Defectiveness and Shame Schema
Do you feel intense negative emotions (eg. anxiety, anger, guilt, or shame) when you receive any form of criticism? Are you worried that people close to you would see you in a negative light if they found out about your flaws? Do you notice thoughts like “I am worthless” or “ there is something really wrong with me”? If you answer yes to these questions, the effectiveness and shame schema may resonate with you.
The defectiveness and shame schema is quite common. It is characterised by an intense sense of being unwanted, unlovable, unworthy, flawed, or inferior. There is also a conscious or subconscious expectation that people who know or interact with you would reject or withdraw from you. Most individuals with this schema have a punitive inner critic which responds to minor embarrassing incidents or mistakes with disproportionate levels of shame and self-criticism. Imagine that you accidentally tripped while going up the stairs. You may be slightly embarrassed but this feeling goes away after a while. For those with the defectiveness and shame schema, they may feel an intense shame and beat themselves up over this minor mistake for days.
Behaviours that are typical of this schema are:
- Hyper-sensitivity to criticism and rejection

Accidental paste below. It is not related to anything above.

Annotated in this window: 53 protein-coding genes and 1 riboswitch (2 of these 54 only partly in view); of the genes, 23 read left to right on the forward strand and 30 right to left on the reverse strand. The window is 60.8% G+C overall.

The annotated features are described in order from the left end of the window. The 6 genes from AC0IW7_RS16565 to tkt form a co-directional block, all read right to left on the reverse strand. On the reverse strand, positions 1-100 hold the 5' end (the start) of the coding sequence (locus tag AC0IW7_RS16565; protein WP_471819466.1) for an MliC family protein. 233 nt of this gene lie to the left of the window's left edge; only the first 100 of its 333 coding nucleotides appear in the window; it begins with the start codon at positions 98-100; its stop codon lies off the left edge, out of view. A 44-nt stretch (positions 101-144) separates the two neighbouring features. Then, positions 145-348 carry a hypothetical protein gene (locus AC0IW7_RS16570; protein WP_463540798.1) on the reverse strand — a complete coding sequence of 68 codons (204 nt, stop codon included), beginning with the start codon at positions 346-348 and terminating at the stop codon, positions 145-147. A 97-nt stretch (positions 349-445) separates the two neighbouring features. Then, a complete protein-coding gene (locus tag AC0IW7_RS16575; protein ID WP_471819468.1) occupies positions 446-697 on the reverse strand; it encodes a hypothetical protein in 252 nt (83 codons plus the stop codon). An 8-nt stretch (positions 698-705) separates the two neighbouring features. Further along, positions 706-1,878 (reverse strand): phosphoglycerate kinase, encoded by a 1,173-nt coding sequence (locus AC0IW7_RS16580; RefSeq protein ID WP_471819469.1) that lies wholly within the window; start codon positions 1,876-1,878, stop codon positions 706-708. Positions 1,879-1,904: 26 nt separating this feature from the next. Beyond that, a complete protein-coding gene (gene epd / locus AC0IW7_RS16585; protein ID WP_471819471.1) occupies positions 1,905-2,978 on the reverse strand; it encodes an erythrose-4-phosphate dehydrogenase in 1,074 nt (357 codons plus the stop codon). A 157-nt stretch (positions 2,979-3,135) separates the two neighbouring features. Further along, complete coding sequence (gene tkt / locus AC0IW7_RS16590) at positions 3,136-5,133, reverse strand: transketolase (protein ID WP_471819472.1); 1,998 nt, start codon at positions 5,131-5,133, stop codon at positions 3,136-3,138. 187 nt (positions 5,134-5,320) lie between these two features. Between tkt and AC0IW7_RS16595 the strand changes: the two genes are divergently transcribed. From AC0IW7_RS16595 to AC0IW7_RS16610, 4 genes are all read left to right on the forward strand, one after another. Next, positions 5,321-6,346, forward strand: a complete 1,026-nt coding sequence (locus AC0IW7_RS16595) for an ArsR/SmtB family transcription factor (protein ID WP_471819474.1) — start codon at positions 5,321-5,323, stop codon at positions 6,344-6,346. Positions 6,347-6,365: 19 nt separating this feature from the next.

- Devaluing ourselves and letting others mistreat us
- Taking blame for problems that are not our fault
- Choosing critical and rejecting partners
- Staying in dysfunctional relationships
People with this schema tend to use one of three coping modes:
- Surround themselves with other critical people who confirms their self deprecating beliefs
- Avoid showing others their thoughts and feelings to prevent others from judging them
- Overcompensate by being highly critical of others to make themselves feel better
This schema negatively affects on many aspects of life:
- Relationship problems
- Inability to form stable intimate connections
- End up in destructive and abusive relationships
- Feelings of loneliness and low self-confidence
- Likely to have body image problems
- Mental Health issues
- Social anxiety and depressive symptoms
- Perpetuate addictive behaviours
How does this schema develop?
- Children who have been abused, neglected, ignored, or rejected
- Children who were negatively labeled by people around them
- Children with unmet emotional needs
- These situations teach children that they are fault, or that there is something wrong with them
- This is especially impactful on children as they lack the cognitive ability to realise that the adults in their lives are wrong; abusive or neglectful treatment is internalised
With schema therapy, the defectiveness and shame schema can be healed.
- Validate your emotional needs
- Challenge your inner critic
- Unlearn negative coping behaviours
- Empower you and gain confidence in yourself
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